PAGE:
BP is poised this week to reveal a set of financial results that the City believes will show a halving of profits compared with the year before – but this isn’t the oil company’s biggest problem.
BP has emerged from an embarrassing misconduct scandal with a new leadership team, but questions remain about its future strategy, and pressure is growing for the board to abandon its green commitments and increase production of fossil fuels.
Last week, it was revealed that a small London-based hedge fund, Bluebell Capital Partners, had written to the company to warn against locking itself into a future of falling fossil fuel production.
The 30-page letter was sent shortly after the activist fund acquired a small stake in BP last October, just weeks after the company’s future was thrown into doubt following the shock exit of Bernard Looney, its former chief executive.
Looney, the architect of BP’s net zero commitments, resigned after admitting last September that he had failed to fully disclose to the board a series of personal relationships with his colleagues.
In early 2020, his green commitments included a pledge to cut oil and gas production by 40% by 2030, compared with 2019 levels. Even Looney could not resist calls to water down the plan to target a 25% decline after a surge in global energy market prices in the wake of Russia’s full-scale invasion of Ukraine two years later.
But so far Looney’s successor, Murray Auchincloss, has insisted that there will be no changes to BP’s strategic direction. The company’s former chief financial officer faces a difficult decision: on the one hand, a significant number of shareholders are understood to be eager to seize the opportunity presented by a change of leadership to steer BP back towards familiar territory and away from the riskier prospect of large green energy projects.
On the other hand, BP has already sunk billions into a series of ventures – most notably some eye-wateringly expensive offshore windfarm projects – which to an extent has locked the company into a greener trajectory.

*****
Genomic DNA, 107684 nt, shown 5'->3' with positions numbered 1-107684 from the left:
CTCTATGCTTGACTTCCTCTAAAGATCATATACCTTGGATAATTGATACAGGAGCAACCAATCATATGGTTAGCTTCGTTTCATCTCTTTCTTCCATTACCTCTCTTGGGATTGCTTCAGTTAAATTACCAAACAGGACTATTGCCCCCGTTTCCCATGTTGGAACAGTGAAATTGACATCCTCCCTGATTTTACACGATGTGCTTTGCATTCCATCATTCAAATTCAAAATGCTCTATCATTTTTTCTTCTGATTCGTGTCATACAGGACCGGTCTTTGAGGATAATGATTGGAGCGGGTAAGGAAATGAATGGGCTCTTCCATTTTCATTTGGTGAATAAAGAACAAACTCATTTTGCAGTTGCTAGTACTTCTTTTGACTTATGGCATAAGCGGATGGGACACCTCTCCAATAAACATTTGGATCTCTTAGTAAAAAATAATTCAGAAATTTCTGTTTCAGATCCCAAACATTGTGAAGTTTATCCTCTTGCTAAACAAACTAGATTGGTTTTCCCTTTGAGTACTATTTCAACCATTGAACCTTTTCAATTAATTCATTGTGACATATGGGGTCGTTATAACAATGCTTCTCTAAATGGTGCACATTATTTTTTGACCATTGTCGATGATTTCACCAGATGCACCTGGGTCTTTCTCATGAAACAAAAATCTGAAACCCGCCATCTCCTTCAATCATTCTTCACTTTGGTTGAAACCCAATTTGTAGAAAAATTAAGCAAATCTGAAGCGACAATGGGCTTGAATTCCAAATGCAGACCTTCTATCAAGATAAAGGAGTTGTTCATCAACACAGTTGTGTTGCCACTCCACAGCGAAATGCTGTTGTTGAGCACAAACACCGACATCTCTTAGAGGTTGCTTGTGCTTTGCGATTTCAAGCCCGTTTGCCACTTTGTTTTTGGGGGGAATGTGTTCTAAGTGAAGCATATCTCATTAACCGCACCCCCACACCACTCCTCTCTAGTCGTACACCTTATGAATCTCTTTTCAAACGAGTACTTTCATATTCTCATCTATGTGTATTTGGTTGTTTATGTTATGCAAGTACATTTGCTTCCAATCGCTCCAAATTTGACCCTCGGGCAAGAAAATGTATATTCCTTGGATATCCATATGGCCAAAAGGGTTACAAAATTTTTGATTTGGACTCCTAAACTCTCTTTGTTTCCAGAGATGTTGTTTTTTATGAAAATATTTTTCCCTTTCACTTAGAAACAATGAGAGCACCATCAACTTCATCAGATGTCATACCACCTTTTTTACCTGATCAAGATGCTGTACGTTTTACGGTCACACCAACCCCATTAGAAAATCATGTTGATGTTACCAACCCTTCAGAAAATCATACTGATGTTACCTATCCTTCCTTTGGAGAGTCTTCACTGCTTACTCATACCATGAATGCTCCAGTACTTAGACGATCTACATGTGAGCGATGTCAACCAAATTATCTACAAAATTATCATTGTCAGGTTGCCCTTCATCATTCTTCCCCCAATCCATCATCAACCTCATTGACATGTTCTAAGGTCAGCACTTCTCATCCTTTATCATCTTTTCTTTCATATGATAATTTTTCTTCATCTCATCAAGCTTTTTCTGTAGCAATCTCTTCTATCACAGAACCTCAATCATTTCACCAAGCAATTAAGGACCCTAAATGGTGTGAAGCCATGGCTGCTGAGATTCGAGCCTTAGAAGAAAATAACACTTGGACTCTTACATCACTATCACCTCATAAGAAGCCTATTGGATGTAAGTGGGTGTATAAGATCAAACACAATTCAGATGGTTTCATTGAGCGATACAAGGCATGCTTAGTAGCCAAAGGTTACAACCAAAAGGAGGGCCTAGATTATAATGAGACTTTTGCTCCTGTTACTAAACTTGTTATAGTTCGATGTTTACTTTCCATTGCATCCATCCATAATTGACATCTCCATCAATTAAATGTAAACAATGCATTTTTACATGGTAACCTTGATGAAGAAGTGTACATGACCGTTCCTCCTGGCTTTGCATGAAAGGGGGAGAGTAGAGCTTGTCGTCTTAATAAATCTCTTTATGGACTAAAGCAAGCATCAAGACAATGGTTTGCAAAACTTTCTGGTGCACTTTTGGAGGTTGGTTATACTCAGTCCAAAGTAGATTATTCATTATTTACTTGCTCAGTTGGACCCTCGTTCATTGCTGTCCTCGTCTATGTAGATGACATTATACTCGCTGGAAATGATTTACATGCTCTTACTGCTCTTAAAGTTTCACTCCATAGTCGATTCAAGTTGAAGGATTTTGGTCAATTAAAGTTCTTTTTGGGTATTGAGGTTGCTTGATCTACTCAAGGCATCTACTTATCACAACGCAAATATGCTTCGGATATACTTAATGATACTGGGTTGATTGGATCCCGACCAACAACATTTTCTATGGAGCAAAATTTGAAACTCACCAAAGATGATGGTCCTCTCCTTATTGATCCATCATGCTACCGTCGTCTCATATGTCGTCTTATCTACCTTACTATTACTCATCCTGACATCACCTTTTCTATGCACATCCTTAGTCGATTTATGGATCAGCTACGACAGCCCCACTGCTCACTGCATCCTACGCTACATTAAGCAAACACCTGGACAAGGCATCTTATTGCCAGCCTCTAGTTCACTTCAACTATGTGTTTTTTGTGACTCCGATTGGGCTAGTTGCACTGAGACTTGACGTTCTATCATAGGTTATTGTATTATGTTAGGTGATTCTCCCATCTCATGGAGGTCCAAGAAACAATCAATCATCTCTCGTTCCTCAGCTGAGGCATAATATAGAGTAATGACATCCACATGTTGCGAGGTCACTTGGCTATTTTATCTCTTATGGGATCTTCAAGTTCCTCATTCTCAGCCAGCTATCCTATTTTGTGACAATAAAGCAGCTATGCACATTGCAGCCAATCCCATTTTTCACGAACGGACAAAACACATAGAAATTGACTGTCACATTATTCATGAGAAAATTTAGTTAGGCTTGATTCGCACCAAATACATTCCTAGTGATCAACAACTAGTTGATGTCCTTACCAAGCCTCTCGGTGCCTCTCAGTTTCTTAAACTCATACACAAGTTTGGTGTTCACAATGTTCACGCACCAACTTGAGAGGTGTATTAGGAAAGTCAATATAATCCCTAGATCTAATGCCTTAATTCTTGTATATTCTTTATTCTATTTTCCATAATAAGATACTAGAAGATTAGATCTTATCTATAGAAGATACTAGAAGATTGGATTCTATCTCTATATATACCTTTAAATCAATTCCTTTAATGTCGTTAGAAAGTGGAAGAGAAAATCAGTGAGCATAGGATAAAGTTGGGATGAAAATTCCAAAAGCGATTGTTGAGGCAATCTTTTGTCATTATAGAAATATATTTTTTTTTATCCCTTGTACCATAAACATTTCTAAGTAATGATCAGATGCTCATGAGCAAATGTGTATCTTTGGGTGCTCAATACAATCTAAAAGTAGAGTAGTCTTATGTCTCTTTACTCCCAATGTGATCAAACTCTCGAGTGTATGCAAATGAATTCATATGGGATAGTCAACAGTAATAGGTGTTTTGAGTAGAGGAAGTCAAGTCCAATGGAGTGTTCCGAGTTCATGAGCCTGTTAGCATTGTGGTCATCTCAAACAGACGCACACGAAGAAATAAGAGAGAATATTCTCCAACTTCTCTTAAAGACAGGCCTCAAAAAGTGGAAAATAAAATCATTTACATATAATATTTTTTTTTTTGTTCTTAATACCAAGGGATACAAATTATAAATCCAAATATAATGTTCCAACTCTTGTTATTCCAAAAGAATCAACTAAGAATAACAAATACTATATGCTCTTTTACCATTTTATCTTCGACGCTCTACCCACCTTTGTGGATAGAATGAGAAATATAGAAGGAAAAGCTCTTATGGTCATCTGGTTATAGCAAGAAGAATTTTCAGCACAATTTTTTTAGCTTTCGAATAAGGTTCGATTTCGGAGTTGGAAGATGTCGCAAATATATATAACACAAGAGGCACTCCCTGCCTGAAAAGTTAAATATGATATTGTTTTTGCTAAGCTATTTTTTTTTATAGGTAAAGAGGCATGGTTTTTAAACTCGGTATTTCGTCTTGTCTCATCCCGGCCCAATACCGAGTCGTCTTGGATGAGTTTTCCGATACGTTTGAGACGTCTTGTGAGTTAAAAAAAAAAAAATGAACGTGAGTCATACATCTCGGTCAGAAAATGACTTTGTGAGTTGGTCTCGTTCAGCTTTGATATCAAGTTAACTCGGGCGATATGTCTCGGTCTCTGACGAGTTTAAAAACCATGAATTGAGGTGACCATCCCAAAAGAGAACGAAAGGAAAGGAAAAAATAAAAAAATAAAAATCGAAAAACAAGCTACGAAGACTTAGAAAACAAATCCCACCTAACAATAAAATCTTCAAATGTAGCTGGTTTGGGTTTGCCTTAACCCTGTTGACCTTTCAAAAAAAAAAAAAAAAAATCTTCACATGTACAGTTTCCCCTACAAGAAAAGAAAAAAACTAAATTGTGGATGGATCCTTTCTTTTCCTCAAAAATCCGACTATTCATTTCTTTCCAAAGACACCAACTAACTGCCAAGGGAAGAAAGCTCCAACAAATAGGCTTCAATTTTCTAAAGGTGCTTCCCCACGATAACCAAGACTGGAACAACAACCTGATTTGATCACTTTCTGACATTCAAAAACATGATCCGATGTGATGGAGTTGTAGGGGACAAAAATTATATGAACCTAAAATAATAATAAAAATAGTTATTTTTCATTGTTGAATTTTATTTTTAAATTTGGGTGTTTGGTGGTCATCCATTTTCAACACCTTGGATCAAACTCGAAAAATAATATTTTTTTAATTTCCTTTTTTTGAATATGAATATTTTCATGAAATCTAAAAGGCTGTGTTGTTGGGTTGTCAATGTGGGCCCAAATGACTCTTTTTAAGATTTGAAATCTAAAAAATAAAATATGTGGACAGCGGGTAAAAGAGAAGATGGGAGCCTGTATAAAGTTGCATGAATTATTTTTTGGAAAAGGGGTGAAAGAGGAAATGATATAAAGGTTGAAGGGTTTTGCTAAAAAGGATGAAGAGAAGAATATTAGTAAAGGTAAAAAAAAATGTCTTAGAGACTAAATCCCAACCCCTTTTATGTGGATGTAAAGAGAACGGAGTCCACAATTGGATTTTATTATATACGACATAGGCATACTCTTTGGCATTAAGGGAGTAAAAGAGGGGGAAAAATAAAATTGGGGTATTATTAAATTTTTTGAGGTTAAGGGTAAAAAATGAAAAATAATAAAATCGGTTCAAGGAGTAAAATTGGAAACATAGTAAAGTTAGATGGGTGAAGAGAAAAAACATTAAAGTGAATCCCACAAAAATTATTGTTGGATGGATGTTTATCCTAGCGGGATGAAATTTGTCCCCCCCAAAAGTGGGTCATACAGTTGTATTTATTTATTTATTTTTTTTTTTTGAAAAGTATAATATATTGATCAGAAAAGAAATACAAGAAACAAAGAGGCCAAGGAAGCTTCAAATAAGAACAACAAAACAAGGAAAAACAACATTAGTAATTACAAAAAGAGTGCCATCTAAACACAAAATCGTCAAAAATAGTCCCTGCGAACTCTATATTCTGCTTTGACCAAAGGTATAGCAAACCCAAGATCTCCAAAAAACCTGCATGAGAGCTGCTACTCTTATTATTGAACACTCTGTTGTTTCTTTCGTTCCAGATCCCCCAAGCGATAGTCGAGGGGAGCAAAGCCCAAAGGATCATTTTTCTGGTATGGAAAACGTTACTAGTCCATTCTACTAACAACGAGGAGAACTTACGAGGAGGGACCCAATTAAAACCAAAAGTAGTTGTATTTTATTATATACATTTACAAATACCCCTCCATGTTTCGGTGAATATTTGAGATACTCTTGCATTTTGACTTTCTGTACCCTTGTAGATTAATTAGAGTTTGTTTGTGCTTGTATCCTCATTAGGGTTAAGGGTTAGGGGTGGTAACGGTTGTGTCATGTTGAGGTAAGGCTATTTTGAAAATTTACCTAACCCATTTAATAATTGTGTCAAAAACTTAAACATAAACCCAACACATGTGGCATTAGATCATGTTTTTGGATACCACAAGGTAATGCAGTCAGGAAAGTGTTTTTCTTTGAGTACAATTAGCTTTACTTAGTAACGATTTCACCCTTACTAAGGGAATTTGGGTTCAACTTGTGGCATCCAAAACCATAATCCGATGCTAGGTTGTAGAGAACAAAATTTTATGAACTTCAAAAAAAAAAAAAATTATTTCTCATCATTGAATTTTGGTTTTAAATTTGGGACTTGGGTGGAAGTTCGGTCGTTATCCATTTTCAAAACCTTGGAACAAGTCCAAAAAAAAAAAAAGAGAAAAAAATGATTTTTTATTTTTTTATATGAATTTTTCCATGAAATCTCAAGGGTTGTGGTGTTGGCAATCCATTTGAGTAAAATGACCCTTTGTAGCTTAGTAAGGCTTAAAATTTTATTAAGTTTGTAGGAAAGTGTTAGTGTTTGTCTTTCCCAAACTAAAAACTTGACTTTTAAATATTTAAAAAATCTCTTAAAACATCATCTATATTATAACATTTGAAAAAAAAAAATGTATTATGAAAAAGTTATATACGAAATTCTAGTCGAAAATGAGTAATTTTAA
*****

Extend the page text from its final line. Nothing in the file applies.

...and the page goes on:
Auchincloss can no doubt be only too aware of BP’s lagging share price relative to its rivals in recent years, which many blame on the company’s green agenda. BP’s shares are trading broadly in line with pre-pandemic levels, but by contrast ExxonMobil’s share price has surged by about 40% over the period.
In setting a path for BP, Auchincloss may find it more useful to look to the future rather than the recent past. Energy market prices may have rewarded polluters in the two years since Russia’s war on Ukraine ignited a global energy crisis. But uncertainty over the future demand for fossil fuels has already triggered a rethink among some of the market’s most powerful players.
In recent weeks, the governments behind of the world’s biggest energy exporting nations have signalled big policy changes that could prove to be the beginning of the end for fossil fuel growth.
Saudi Arabia, the world’s biggest exporter of oil, ordered its state-owned oil company Saudi Aramco to halt a multibillion-dollar campaign to increase the kingdom’s maximum production capacity by 1m barrels of oil a day to 13m barrels a day by 2027.
The reason? Its full oil export potential is already underused. Saudi Arabia produced about 9m barrels of oil a day last year, well below its maximum daily capacity of 12m, in order to help prop up global market prices, which have drifted lower in the years since Russia’s war began. The faltering global economy is expected to slow the growing demand for oil from this year, before the take-up of electric vehicles in the second half of the decade causes consumption to reach a peak, according to the International Energy Agency (IEA).
The decision emerged a week after Joe Biden’s administration said it would hit the brakes on the US’s surging exports of gas. The US, the world’s biggest exporter of gas last year, announced that it was pausing all pending export permits for liquified natural gas until it could come up with an updated criteria for approving new gas export projects that consider the impact of the climate crisis.
Government officials in Washington may also be responding to the same market signals now shaping policy in Riyadh.The global gas market already has enough gas export terminals, either operating or in construction, to meet the world’s gas demand until 2050 – even if there is no increase in climate action over the decades ahead, according to the IEA.
And as renewable energy claims an ever greater share of electricity generation the need for gas-fired power is likely to fall.
Auchincloss may find that Looney’s strategy pays off in the end.